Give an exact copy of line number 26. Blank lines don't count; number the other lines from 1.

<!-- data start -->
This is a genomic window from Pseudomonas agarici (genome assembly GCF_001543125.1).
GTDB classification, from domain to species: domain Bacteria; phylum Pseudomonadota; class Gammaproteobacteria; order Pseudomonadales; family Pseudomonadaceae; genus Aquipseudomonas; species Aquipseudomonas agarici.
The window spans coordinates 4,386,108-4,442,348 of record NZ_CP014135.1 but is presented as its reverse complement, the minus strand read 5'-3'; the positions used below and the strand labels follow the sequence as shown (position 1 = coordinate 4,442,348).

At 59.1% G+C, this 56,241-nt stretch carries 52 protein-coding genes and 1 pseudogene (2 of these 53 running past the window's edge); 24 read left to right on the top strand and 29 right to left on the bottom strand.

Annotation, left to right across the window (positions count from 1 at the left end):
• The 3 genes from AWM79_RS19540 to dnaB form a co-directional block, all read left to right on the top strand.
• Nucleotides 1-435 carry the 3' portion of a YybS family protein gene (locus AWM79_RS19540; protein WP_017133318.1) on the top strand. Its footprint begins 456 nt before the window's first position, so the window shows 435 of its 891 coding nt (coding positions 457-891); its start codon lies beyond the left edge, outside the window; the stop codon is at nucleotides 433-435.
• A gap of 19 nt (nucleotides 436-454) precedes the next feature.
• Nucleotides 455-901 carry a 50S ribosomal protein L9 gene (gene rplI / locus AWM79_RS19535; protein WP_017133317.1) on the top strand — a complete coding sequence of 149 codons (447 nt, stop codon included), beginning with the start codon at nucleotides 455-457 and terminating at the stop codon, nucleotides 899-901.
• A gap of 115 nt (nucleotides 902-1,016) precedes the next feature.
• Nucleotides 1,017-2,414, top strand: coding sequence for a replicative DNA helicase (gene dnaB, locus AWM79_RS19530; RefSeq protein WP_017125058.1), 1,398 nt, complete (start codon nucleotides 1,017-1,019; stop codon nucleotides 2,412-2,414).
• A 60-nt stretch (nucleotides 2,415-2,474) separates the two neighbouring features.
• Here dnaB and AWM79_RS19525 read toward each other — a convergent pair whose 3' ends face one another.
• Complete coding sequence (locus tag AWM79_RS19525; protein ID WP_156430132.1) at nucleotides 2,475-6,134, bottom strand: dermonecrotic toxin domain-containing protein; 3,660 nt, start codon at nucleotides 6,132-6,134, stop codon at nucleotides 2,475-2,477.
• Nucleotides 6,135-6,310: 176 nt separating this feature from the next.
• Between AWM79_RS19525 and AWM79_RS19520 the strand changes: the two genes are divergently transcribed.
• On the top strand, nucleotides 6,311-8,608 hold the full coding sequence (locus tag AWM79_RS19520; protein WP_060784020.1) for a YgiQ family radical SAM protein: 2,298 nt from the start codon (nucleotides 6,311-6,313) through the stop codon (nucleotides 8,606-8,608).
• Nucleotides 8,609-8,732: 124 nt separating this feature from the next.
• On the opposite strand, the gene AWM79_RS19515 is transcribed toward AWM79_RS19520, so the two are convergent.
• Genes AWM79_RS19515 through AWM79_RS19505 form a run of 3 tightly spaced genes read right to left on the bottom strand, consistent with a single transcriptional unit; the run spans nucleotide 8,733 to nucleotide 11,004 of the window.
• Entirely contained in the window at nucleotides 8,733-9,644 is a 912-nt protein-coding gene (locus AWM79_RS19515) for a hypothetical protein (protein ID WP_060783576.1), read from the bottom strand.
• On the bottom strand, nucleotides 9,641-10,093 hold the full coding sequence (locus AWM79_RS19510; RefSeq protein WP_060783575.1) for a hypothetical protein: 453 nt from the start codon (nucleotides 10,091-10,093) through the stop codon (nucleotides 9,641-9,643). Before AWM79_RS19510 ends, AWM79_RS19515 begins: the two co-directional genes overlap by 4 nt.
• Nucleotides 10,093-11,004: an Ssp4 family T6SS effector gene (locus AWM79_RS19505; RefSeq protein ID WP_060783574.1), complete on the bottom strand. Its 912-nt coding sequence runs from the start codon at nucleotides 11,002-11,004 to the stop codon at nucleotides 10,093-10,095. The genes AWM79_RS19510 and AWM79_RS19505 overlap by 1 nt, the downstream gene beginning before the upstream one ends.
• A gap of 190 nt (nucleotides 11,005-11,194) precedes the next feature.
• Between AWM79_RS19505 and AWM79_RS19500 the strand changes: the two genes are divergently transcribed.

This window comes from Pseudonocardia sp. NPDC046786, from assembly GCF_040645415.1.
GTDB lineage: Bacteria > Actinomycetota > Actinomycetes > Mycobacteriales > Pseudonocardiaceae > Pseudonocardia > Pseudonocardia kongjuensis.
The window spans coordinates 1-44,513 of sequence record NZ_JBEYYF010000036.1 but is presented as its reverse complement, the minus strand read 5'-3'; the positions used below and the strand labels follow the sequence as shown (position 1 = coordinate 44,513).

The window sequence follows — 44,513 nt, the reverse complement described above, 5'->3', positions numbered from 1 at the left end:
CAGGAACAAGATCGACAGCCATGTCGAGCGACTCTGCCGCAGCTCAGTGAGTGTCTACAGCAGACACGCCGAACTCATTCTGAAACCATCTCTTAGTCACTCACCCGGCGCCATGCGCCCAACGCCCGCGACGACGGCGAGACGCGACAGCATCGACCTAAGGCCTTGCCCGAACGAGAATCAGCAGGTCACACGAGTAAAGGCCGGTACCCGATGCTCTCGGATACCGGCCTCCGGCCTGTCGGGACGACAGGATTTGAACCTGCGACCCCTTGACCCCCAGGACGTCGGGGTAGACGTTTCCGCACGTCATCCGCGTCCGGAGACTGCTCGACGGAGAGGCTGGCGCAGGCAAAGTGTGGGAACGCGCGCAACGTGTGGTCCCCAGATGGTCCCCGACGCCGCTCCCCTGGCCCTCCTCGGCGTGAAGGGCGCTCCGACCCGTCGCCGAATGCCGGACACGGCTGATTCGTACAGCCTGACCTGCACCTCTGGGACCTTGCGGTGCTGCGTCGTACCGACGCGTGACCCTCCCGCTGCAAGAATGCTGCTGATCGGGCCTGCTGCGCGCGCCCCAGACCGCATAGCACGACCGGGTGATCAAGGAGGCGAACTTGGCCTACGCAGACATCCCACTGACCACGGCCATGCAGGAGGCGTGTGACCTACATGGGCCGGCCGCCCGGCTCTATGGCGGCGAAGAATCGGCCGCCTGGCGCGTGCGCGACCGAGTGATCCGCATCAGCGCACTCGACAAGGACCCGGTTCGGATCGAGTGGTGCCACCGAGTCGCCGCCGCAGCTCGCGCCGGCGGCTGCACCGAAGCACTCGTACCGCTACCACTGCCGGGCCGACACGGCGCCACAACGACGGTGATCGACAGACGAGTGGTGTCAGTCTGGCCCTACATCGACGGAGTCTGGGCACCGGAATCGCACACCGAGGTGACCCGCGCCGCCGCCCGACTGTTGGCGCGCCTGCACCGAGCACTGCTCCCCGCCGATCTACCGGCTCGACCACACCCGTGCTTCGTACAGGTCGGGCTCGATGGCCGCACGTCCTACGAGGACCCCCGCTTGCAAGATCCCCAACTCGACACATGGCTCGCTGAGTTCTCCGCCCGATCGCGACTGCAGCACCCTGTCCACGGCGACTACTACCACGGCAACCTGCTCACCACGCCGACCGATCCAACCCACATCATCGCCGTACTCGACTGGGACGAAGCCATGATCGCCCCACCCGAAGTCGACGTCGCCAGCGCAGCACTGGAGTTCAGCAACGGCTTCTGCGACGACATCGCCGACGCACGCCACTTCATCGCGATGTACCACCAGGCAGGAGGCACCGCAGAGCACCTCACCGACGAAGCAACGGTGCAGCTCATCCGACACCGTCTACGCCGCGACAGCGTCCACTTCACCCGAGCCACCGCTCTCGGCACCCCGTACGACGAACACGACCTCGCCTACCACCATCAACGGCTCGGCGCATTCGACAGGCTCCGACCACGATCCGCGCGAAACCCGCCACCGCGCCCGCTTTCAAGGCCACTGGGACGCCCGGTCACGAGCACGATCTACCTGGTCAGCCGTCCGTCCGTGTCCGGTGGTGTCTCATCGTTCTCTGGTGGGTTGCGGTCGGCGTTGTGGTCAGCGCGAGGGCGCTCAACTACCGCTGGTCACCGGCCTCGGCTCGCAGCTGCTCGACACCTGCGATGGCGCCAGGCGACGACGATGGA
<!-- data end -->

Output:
This window comes from Pseudonocardia sp. NPDC046786, from assembly GCF_040645415.1.